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This example shows how to identify the parameters of a complex yet artificial nonlinear discrete-time system with one input and one output. The system was originally proposed and discussed by Narendra and Li in the article

K. S. Narendra and S.-M. Li. "Neural networks in control systems". In Mathematical Perspectives on Neural Networks (P. Smolensky, M. C. Mozer, and D. E. Rumelhard, eds.), Chapter 11, pages 347-394, Lawrence Erlbaum Associates, Hillsdale, NJ, USA, 1996.

and has been considered in numerous discrete-time identification examples.

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Discrete-Time Narendra-Li Benchmark System IDNLGREY Discrete-Time Narendra-Li Model Performance of the Initial Narendra-Li Model |

**Discrete-Time Narendra-Li Benchmark System**

The discrete-time equations of the Narendra-Li system are:

x1(t+Ts) = (x1(t)/(1+x1(t)^2)+p(1))*sin(x2(t)) x2(t+Ts) = x2(t)*cos(x2(t)) + x1(t)*exp(-(x1(t)^2+x2(t)^2)/p(2)) + u(t)^3/(1+u(t)^2+p(3)*cos(x1(t)+x2(t))

y(t) = x1(t)/(1+p(4)*sin(x2(t))+p(5)*sin(x1(t)))

where x1(t) and x2(t) are the states, u(t) the input signal, y(t) the output signal and p a parameter vector with 5 elements.

**IDNLGREY Discrete-Time Narendra-Li Model**

From an IDNLGREY model file point of view, there is no difference between a continuous- and a discrete-time system. The Narendra-Li model file must therefore return the state update vector dx and the output y, and should take t (time), x (state vector), u (input), p (parameter(s)) and varargin as input arguments:

function [dx, y] = narendrali_m(t, x, u, p, varargin) %NARENDRALI_M A discrete-time Narendra-Li benchmark system.

% Output equation. y = x(1)/(1+p(4)*sin(x(2)))+x(2)/(1+p(5)*sin(x(1)));

% State equations. dx = [(x(1)/(1+x(1)^2)+p(1))*sin(x(2)); ... % State 1. x(2)*cos(x(2))+x(1)*exp(-(x(1)^2+x(2)^2)/p(2)) ... % State 2. + u(1)^3/(1+u(1)^2+p(3)*cos(x(1)+x(2))) ... ];

Notice that we have here chosen to condense all 5 parameters into one parameter vector, where the i:th element is referenced in the usual MATLAB® way, i.e., through p(i).

With this model file as a basis, we next create an IDNLGREY object reflecting the modeling situation. Worth stressing here is that the discreteness of the model is specified through a positive value of Ts (= 1 second). Notice also that Parameters only holds one element, a 5-by-1 parameter vector, and that SETPAR are used to specify that all the components of this vector are strictly positive.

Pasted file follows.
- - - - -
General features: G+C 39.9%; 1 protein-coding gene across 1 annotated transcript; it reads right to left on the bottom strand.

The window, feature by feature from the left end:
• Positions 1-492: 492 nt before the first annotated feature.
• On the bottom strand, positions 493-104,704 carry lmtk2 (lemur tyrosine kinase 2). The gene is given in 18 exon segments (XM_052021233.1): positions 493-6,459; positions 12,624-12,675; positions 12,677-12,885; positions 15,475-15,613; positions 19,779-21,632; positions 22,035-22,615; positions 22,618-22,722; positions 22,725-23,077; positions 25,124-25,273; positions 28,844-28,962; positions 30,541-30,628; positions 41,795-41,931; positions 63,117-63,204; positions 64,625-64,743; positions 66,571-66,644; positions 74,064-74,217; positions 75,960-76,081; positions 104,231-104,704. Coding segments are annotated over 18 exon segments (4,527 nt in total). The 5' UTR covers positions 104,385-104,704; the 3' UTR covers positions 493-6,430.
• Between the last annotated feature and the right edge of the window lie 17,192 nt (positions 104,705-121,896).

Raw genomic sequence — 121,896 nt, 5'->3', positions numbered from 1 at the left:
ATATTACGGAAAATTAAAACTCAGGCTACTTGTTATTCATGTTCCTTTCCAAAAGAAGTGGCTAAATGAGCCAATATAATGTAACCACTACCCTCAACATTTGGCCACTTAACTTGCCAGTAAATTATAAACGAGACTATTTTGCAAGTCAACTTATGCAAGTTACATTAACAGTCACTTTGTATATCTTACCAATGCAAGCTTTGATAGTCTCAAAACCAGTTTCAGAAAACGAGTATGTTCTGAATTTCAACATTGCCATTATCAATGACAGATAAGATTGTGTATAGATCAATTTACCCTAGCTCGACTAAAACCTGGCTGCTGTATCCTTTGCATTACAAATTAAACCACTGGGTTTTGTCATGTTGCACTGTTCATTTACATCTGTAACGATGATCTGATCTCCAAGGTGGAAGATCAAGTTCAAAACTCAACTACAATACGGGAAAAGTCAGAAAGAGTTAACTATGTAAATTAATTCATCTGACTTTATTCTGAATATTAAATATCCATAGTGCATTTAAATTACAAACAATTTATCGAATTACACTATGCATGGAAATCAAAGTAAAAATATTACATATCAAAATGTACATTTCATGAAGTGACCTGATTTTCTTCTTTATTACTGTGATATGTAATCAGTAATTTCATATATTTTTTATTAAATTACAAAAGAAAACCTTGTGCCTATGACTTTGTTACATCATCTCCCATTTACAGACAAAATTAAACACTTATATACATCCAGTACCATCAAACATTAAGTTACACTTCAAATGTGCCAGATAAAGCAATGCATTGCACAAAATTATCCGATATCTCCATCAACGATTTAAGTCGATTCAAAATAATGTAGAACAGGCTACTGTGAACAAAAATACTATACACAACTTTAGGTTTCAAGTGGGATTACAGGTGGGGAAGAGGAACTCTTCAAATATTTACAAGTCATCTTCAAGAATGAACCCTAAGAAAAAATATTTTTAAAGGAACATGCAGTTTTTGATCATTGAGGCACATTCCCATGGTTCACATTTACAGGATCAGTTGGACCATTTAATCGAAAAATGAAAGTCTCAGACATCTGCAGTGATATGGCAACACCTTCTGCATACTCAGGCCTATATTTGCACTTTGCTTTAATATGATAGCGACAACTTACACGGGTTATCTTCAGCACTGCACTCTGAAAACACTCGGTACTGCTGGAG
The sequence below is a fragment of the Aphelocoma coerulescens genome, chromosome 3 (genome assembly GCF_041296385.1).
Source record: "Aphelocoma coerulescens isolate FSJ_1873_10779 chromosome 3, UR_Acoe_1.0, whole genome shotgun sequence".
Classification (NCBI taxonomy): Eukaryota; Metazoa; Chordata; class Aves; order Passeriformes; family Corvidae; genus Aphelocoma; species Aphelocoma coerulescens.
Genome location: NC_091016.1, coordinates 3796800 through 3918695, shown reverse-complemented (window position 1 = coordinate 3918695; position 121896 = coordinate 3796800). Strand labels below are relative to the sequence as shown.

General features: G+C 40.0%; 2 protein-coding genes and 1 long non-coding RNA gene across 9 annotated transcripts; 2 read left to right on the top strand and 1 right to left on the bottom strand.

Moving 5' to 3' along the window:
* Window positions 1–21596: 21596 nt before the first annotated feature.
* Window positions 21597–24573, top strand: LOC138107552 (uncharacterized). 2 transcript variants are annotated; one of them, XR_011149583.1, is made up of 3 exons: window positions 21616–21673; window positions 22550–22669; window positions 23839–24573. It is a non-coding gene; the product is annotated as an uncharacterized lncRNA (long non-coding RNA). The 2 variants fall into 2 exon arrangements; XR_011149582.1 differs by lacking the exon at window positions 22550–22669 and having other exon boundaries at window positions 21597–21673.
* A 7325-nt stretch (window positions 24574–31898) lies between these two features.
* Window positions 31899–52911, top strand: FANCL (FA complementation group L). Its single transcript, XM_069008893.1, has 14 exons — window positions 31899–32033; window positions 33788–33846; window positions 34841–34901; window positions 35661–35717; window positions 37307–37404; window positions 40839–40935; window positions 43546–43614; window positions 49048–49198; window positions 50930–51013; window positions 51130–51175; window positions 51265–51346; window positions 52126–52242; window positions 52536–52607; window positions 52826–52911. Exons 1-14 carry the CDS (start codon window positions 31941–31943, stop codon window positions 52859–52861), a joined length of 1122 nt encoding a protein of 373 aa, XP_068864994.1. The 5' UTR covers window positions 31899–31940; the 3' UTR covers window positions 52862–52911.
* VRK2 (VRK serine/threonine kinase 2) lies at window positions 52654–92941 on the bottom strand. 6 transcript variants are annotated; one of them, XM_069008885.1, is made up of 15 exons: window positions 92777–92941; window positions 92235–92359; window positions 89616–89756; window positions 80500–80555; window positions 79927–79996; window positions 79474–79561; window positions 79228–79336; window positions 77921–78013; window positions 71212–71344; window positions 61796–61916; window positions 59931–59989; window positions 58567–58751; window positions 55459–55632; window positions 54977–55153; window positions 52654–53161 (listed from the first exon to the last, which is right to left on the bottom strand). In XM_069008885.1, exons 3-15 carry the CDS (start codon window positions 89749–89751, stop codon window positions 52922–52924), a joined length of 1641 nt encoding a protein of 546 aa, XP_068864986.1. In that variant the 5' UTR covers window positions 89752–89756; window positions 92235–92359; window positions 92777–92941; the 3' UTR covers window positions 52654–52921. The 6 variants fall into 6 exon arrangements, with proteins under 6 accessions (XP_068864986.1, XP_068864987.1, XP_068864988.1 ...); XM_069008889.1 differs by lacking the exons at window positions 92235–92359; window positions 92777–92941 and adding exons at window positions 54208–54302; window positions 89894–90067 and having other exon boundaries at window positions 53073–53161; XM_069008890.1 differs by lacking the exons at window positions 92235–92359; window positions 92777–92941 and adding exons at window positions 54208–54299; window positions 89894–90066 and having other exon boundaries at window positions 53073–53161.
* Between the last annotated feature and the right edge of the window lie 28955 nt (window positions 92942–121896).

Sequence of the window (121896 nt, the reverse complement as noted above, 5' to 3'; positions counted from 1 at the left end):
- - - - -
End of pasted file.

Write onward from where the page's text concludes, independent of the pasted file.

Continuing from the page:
FileName = 'narendrali_m'; % File describing the model structure. Order = [1 1 2]; % Model orders [ny nu nx]. Parameters = {[1.05; 7.00; 0.52; 0.52; 0.48]}; % True initial parameters (a vector). InitialStates = zeros(2, 1); % Initial initial states. Ts = 1; % Time-discrete system with Ts = 1s. nlgr = idnlgrey(FileName, Order, Parameters, InitialStates, Ts, 'Name', ... 'Discrete-time Narendra-Li benchmark system', ... 'TimeUnit', 's', 'Display', 'Full'); nlgr = setpar(nlgr, 'Minimum', {eps(0)*ones(5, 1)});

A summary of the entered Narendra-Li model structure is obtained through the PRESENT command:

present(nlgr);

nlgr = Discrete-time nonlinear grey-box model defined by 'narendrali_m' (MATLAB file): x(t+Ts) = F(t, u(t), x(t), p1) y(t) = H(t, u(t), x(t), p1) + e(t) with 1 input, 2 states, 1 output, and 5 free parameters (out of 5). Input: u(1) (t) States: initial value x(1) x1(t) xinit@exp1 0 (fix) in [-Inf, Inf] x(2) x2(t) xinit@exp1 0 (fix) in [-Inf, Inf] Output: y(1) (t) Parameters: value p1(1) p1 1.05 (est) in ]0, Inf] p1(2) 7 (est) in ]0, Inf] p1(3) 0.52 (est) in ]0, Inf] p1(4) 0.52 (est) in ]0, Inf] p1(5) 0.48 (est) in ]0, Inf] Created: 14-Jan-2014 01:01:22 Last modified: 14-Jan-2014 01:01:22

Two input-output data records with 300 samples each, one for estimation and one for validation purposes, are available. The input vector used for both these records is the same, and was chosen as a sum of two sinusoids:

u(t) = sin(2*pi*t/10) + sin(2*pi*t/25)

for t = 0, 1, ..., 299 seconds. We create two different IDDATA objects to hold the two data records, ze for estimation and zv for validation purposes.

load(fullfile(matlabroot, 'toolbox', 'ident', 'iddemos', 'data', 'narendralidata')); ze = iddata(y1, u, Ts, 'Tstart', 0, 'Name', 'Narendra-Li estimation data', ... 'ExperimentName', 'ze'); zv = iddata(y2, u, Ts, 'Tstart', 0, 'Name', 'Narendra-Li validation data', ... 'ExperimentName', 'zv');

The input-output data that will be used for estimation are shown in a plot window.

```
figure('Name', ze.Name);
plot(ze);
```

**Figure 1:** Input-output data from a Narendra-Li benchmark system.

**Performance of the Initial Narendra-Li Model**

Let us now use COMPARE to investigate the performance of the initial Narendra-Li model. The simulated and measured outputs for both ze and zv are shown in a plot window, and as can be seen the fit is not that bad (around 74 % in both cases). Here we should point out that COMPARE by default estimates the initial state vector, in this case one initial state vector for ze and another one for zv. Click on the "TABS" located in the left upper corner of the plot axis to display data from ze and zv, respectively.